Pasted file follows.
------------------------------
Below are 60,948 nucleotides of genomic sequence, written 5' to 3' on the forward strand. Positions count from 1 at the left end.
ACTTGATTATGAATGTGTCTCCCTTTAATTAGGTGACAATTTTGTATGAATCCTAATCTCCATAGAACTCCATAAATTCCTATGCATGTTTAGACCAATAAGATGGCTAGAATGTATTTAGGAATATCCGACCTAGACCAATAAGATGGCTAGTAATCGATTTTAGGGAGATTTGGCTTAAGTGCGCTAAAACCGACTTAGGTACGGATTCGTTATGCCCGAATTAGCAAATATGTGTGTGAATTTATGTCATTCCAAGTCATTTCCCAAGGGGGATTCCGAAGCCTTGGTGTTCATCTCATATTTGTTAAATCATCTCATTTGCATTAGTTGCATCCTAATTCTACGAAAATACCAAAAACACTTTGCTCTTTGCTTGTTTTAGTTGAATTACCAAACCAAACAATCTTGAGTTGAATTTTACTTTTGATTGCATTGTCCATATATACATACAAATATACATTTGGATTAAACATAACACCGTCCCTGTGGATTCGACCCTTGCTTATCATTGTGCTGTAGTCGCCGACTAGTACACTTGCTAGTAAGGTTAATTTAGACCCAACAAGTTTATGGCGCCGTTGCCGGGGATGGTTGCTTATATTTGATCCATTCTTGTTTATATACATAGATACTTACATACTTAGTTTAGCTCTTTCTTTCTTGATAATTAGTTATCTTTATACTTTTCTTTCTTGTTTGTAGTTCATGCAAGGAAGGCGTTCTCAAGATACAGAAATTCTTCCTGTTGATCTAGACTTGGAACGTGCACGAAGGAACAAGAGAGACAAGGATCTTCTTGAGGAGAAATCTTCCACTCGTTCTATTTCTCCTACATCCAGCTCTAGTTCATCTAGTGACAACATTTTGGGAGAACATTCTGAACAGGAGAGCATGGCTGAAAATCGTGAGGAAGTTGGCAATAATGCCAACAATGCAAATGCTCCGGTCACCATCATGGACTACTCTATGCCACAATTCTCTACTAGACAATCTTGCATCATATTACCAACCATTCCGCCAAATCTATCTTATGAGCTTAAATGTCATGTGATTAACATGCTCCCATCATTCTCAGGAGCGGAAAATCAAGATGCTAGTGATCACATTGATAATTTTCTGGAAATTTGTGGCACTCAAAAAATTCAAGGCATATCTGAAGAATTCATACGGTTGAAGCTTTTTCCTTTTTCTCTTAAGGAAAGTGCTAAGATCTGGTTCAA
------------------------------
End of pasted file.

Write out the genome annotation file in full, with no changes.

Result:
Below are 60,948 nucleotides of genomic sequence, written 5' to 3' on the forward strand. Positions count from 1 at the left end.
ACTTGATTATGAATGTGTCTCCCTTTAATTAGGTGACAATTTTGTATGAATCCTAATCTCCATAGAACTCCATAAATTCCTATGCATGTTTAGACCAATAAGATGGCTAGAATGTATTTAGGAATATCCGACCTAGACCAATAAGATGGCTAGTAATCGATTTTAGGGAGATTTGGCTTAAGTGCGCTAAAACCGACTTAGGTACGGATTCGTTATGCCCGAATTAGCAAATATGTGTGTGAATTTATGTCATTCCAAGTCATTTCCCAAGGGGGATTCCGAAGCCTTGGTGTTCATCTCATATTTGTTAAATCATCTCATTTGCATTAGTTGCATCCTAATTCTACGAAAATACCAAAAACACTTTGCTCTTTGCTTGTTTTAGTTGAATTACCAAACCAAACAATCTTGAGTTGAATTTTACTTTTGATTGCATTGTCCATATATACATACAAATATACATTTGGATTAAACATAACACCGTCCCTGTGGATTCGACCCTTGCTTATCATTGTGCTGTAGTCGCCGACTAGTACACTTGCTAGTAAGGTTAATTTAGACCCAACAAGTTTATGGCGCCGTTGCCGGGGATGGTTGCTTATATTTGATCCATTCTTGTTTATATACATAGATACTTACATACTTAGTTTAGCTCTTTCTTTCTTGATAATTAGTTATCTTTATACTTTTCTTTCTTGTTTGTAGTTCATGCAAGGAAGGCGTTCTCAAGATACAGAAATTCTTCCTGTTGATCTAGACTTGGAACGTGCACGAAGGAACAAGAGAGACAAGGATCTTCTTGAGGAGAAATCTTCCACTCGTTCTATTTCTCCTACATCCAGCTCTAGTTCATCTAGTGACAACATTTTGGGAGAACATTCTGAACAGGAGAGCATGGCTGAAAATCGTGAGGAAGTTGGCAATAATGCCAACAATGCAAATGCTCCGGTCACCATCATGGACTACTCTATGCCACAATTCTCTACTAGACAATCTTGCATCATATTACCAACCATTCCGCCAAATCTATCTTATGAGCTTAAATGTCATGTGATTAACATGCTCCCATCATTCTCAGGAGCGGAAAATCAAGATGCTAGTGATCACATTGATAATTTTCTGGAAATTTGTGGCACTCAAAAAATTCAAGGCATATCTGAAGAATTCATACGGTTGAAGCTTTTTCCTTTTTCTCTTAAGGAAAGTGCTAAGATCTGGTTCAA